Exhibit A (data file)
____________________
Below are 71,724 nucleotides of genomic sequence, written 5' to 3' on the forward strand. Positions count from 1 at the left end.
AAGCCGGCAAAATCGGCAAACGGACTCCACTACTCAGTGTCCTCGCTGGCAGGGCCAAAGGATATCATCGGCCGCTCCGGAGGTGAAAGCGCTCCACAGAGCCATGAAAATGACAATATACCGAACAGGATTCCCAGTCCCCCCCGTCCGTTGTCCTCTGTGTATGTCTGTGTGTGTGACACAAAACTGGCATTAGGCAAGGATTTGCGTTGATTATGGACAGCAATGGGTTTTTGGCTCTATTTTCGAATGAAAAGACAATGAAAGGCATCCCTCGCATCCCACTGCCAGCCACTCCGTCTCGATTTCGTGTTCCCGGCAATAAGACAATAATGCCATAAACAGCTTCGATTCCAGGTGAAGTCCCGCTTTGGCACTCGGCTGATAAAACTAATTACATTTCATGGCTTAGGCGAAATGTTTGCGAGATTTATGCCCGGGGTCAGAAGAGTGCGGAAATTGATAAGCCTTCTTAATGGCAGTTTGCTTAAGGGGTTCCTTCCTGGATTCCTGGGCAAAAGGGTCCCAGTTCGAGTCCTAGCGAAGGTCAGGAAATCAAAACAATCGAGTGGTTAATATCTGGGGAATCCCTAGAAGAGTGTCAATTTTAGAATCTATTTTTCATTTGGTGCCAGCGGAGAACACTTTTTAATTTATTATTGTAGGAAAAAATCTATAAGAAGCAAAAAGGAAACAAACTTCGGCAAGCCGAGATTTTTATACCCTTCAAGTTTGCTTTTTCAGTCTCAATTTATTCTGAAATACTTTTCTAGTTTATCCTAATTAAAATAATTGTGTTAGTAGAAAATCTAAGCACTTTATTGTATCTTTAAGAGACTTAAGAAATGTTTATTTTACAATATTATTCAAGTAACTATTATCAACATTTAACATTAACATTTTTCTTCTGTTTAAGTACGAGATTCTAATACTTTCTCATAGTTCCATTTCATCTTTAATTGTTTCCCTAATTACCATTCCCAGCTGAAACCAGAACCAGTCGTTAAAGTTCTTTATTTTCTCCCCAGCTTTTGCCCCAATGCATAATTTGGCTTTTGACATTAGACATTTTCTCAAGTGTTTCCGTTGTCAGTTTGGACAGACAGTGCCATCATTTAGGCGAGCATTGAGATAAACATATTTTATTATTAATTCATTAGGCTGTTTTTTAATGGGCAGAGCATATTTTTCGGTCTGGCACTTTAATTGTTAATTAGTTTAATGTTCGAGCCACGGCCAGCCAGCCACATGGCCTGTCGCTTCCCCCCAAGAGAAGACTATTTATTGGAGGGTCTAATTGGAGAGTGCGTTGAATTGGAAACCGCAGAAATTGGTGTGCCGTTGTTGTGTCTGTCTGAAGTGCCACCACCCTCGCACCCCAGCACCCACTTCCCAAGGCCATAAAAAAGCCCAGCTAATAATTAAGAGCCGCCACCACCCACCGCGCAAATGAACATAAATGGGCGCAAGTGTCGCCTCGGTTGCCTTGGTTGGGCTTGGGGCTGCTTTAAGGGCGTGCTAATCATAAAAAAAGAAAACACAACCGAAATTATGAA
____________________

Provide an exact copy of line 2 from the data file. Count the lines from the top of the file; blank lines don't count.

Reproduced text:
AAGCCGGCAAAATCGGCAAACGGACTCCACTACTCAGTGTCCTCGCTGGCAGGGCCAAAGGATATCATCGGCCGCTCCGGAGGTGAAAGCGCTCCACAGAGCCATGAAAATGACAATATACCGAACAGGATTCCCAGTCCCCCCCGTCCGTTGTCCTCTGTGTATGTCTGTGTGTGTGACACAAAACTGGCATTAGGCAAGGATTTGCGTTGATTATGGACAGCAATGGGTTTTTGGCTCTATTTTCGAATGAAAAGACAATGAAAGGCATCCCTCGCATCCCACTGCCAGCCACTCCGTCTCGATTTCGTGTTCCCGGCAATAAGACAATAATGCCATAAACAGCTTCGATTCCAGGTGAAGTCCCGCTTTGGCACTCGGCTGATAAAACTAATTACATTTCATGGCTTAGGCGAAATGTTTGCGAGATTTATGCCCGGGGTCAGAAGAGTGCGGAAATTGATAAGCCTTCTTAATGGCAGTTTGCTTAAGGGGTTCCTTCCTGGATTCCTGGGCAAAAGGGTCCCAGTTCGAGTCCTAGCGAAGGTCAGGAAATCAAAACAATCGAGTGGTTAATATCTGGGGAATCCCTAGAAGAGTGTCAATTTTAGAATCTATTTTTCATTTGGTGCCAGCGGAGAACACTTTTTAATTTATTATTGTAGGAAAAAATCTATAAGAAGCAAAAAGGAAACAAACTTCGGCAAGCCGAGATTTTTATACCCTTCAAGTTTGCTTTTTCAGTCTCAATTTATTCTGAAATACTTTTCTAGTTTATCCTAATTAAAATAATTGTGTTAGTAGAAAATCTAAGCACTTTATTGTATCTTTAAGAGACTTAAGAAATGTTTATTTTACAATATTATTCAAGTAACTATTATCAACATTTAACATTAACATTTTTCTTCTGTTTAAGTACGAGATTCTAATACTTTCTCATAGTTCCATTTCATCTTTAATTGTTTCCCTAATTACCATTCCCAGCTGAAACCAGAACCAGTCGTTAAAGTTCTTTATTTTCTCCCCAGCTTTTGCCCCAATGCATAATTTGGCTTTTGACATTAGACATTTTCTCAAGTGTTTCCGTTGTCAGTTTGGACAGACAGTGCCATCATTTAGGCGAGCATTGAGATAAACATATTTTATTATTAATTCATTAGGCTGTTTTTTAATGGGCAGAGCATATTTTTCGGTCTGGCACTTTAATTGTTAATTAGTTTAATGTTCGAGCCACGGCCAGCCAGCCACATGGCCTGTCGCTTCCCCCCAAGAGAAGACTATTTATTGGAGGGTCTAATTGGAGAGTGCGTTGAATTGGAAACCGCAGAAATTGGTGTGCCGTTGTTGTGTCTGTCTGAAGTGCCACCACCCTCGCACCCCAGCACCCACTTCCCAAGGCCATAAAAAAGCCCAGCTAATAATTAAGAGCCGCCACCACCCACCGCGCAAATGAACATAAATGGGCGCAAGTGTCGCCTCGGTTGCCTTGGTTGGGCTTGGGGCTGCTTTAAGGGCGTGCTAATCATAAAAAAAGAAAACACAACCGAAATTATGAA